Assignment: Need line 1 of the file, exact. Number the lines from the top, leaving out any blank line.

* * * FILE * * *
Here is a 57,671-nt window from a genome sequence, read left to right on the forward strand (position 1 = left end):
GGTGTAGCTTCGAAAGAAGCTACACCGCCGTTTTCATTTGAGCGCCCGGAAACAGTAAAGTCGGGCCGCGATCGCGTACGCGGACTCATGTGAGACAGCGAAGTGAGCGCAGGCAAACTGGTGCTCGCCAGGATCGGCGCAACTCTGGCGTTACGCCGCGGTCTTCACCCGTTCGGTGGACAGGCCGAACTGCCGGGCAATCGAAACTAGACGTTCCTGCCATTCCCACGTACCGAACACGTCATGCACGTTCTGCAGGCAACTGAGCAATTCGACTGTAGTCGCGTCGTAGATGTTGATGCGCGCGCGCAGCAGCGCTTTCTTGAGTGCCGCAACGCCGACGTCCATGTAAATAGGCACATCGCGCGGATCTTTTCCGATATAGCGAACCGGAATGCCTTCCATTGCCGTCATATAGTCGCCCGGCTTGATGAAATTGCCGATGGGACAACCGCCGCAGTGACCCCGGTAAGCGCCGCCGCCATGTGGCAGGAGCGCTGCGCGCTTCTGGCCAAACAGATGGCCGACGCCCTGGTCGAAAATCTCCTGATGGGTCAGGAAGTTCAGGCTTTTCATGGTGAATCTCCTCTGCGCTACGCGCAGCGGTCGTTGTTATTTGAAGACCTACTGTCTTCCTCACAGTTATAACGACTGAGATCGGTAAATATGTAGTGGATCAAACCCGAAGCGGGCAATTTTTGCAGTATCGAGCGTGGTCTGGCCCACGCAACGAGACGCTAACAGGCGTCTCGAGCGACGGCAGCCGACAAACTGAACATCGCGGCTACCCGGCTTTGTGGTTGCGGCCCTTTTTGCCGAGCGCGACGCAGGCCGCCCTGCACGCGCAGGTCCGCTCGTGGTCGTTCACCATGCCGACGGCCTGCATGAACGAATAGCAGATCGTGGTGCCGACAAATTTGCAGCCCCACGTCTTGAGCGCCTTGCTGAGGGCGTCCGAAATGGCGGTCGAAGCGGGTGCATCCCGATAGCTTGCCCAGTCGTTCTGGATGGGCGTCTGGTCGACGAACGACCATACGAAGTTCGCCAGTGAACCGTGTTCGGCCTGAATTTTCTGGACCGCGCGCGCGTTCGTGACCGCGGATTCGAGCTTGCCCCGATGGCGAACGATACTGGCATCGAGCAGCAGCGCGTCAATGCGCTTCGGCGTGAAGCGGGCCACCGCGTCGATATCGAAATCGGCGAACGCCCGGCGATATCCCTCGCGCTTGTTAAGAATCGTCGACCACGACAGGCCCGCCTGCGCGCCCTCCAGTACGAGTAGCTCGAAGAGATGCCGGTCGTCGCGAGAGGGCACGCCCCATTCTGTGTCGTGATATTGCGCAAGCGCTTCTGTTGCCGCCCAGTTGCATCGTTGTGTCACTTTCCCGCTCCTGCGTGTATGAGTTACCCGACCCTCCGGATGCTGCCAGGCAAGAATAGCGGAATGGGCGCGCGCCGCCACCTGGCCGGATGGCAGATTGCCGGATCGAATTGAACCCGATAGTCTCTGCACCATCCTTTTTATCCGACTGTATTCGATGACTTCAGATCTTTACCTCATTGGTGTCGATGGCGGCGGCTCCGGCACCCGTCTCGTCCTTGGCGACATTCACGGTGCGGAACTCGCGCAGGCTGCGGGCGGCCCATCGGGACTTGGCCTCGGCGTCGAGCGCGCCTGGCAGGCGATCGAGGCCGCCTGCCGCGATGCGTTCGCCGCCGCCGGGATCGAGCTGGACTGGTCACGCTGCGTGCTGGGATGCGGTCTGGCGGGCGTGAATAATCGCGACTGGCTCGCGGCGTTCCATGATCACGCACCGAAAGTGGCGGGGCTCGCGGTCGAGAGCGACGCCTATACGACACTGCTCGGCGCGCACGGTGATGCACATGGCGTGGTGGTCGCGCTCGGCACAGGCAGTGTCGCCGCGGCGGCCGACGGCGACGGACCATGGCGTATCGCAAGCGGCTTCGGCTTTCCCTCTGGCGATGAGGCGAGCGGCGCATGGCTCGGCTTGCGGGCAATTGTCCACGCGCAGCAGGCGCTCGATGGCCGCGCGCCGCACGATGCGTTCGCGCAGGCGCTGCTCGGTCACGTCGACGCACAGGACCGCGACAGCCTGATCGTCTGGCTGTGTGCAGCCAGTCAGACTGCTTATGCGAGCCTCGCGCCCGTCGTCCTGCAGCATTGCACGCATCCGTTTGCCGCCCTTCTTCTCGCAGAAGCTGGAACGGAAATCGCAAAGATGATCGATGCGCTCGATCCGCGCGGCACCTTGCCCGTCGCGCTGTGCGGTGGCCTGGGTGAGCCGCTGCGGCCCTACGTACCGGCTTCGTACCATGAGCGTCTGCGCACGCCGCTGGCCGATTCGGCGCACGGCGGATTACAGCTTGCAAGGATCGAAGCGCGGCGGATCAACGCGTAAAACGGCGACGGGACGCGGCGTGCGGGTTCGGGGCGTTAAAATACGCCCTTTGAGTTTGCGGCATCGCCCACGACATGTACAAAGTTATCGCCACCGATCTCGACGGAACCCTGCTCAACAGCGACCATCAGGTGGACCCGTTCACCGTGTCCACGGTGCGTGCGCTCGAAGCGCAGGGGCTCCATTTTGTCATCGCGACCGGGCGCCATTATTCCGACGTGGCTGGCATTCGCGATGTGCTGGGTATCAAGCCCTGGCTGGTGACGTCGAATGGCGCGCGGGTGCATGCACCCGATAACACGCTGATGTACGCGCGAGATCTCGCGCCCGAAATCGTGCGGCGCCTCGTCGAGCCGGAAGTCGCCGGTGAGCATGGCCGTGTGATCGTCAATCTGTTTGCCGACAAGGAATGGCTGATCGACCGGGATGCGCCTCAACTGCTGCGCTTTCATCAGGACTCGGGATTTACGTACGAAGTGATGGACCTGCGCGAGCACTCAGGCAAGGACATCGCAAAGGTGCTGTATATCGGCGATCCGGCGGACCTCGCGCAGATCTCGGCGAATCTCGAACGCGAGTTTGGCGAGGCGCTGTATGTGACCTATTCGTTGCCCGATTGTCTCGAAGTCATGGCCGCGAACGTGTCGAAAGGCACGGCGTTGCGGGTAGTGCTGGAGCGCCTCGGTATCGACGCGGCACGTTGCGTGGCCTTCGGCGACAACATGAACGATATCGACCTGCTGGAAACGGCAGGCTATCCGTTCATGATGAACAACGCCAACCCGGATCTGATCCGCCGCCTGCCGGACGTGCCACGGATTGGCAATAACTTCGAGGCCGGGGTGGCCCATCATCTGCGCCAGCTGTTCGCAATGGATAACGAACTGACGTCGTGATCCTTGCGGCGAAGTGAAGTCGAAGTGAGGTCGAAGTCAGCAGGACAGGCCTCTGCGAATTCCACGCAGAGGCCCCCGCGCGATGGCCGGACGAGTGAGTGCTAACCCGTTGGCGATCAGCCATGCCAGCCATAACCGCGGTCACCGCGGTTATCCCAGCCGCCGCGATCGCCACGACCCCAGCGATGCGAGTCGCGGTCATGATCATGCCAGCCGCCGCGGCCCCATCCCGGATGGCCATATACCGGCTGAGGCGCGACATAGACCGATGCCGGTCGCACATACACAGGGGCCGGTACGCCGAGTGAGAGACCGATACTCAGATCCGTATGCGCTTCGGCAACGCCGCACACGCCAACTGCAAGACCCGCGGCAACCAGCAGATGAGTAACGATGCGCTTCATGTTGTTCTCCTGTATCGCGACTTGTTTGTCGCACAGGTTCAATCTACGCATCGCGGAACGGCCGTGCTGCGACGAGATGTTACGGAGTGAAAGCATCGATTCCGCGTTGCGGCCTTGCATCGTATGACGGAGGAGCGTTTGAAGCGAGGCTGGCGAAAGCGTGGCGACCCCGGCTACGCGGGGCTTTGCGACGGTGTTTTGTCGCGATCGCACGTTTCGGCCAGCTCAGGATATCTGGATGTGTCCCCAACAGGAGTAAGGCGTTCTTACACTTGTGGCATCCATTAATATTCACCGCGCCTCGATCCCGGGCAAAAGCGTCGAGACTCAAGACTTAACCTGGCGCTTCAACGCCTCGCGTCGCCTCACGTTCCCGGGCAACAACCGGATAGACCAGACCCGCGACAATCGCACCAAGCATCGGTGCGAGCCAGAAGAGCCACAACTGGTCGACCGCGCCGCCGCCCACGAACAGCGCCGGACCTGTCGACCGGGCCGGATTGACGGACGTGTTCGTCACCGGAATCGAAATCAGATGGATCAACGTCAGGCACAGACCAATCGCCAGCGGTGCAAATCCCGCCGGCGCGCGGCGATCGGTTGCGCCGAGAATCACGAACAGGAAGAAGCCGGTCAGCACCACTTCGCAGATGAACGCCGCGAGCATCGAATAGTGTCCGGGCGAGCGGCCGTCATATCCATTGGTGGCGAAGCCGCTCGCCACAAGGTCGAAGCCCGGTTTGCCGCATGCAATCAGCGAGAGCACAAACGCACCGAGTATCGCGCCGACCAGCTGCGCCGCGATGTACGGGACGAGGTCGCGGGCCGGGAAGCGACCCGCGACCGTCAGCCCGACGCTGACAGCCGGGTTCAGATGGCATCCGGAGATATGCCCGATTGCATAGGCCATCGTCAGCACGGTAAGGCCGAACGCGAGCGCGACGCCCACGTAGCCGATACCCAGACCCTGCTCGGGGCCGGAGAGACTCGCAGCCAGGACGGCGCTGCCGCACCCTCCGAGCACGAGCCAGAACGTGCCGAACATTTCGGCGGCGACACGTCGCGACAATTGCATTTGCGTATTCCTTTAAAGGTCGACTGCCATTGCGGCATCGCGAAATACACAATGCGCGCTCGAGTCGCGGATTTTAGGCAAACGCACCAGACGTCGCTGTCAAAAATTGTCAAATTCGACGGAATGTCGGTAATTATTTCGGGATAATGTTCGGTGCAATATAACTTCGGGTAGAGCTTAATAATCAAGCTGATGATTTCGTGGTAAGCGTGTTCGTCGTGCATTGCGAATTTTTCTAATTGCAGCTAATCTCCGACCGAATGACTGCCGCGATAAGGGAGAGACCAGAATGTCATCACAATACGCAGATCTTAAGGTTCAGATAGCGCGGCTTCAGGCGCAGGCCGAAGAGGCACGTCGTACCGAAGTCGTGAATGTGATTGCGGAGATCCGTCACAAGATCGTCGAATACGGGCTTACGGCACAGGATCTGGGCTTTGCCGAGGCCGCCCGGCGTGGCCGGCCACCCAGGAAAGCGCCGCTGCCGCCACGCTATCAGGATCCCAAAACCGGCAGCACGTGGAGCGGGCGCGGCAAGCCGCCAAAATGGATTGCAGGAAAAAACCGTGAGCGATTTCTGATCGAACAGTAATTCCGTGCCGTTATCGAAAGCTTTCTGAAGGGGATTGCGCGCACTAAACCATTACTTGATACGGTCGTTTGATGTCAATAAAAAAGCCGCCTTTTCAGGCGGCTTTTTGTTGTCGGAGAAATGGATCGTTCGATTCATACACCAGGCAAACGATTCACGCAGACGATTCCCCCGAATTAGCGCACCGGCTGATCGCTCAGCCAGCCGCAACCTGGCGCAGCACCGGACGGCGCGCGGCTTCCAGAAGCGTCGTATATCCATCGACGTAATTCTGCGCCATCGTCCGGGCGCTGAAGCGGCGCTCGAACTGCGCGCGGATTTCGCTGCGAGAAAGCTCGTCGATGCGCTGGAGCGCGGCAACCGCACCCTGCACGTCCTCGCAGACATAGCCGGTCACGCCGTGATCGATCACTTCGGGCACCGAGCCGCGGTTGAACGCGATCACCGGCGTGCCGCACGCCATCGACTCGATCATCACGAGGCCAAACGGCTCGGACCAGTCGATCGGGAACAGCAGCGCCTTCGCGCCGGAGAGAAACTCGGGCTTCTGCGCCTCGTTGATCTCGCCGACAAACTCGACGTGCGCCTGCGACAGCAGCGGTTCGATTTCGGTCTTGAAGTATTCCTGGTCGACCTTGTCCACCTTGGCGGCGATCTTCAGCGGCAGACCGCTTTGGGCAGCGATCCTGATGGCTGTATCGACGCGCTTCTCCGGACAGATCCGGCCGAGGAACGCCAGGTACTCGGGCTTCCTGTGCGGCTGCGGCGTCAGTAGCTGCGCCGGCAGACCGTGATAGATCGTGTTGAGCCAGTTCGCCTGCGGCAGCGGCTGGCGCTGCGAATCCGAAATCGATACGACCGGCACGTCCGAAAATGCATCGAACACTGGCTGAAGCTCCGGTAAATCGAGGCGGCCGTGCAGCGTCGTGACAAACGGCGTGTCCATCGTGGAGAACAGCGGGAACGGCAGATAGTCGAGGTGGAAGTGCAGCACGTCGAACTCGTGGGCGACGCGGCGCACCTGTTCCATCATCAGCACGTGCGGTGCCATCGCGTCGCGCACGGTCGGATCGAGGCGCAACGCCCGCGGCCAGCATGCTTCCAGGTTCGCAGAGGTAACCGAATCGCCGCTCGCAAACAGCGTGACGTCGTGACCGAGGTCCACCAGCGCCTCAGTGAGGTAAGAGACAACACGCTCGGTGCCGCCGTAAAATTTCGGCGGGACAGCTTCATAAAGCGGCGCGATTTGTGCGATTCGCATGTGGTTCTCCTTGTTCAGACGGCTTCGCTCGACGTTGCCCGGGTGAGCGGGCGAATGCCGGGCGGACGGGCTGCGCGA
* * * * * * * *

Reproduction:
Here is a 57,671-nt window from a genome sequence, read left to right on the forward strand (position 1 = left end):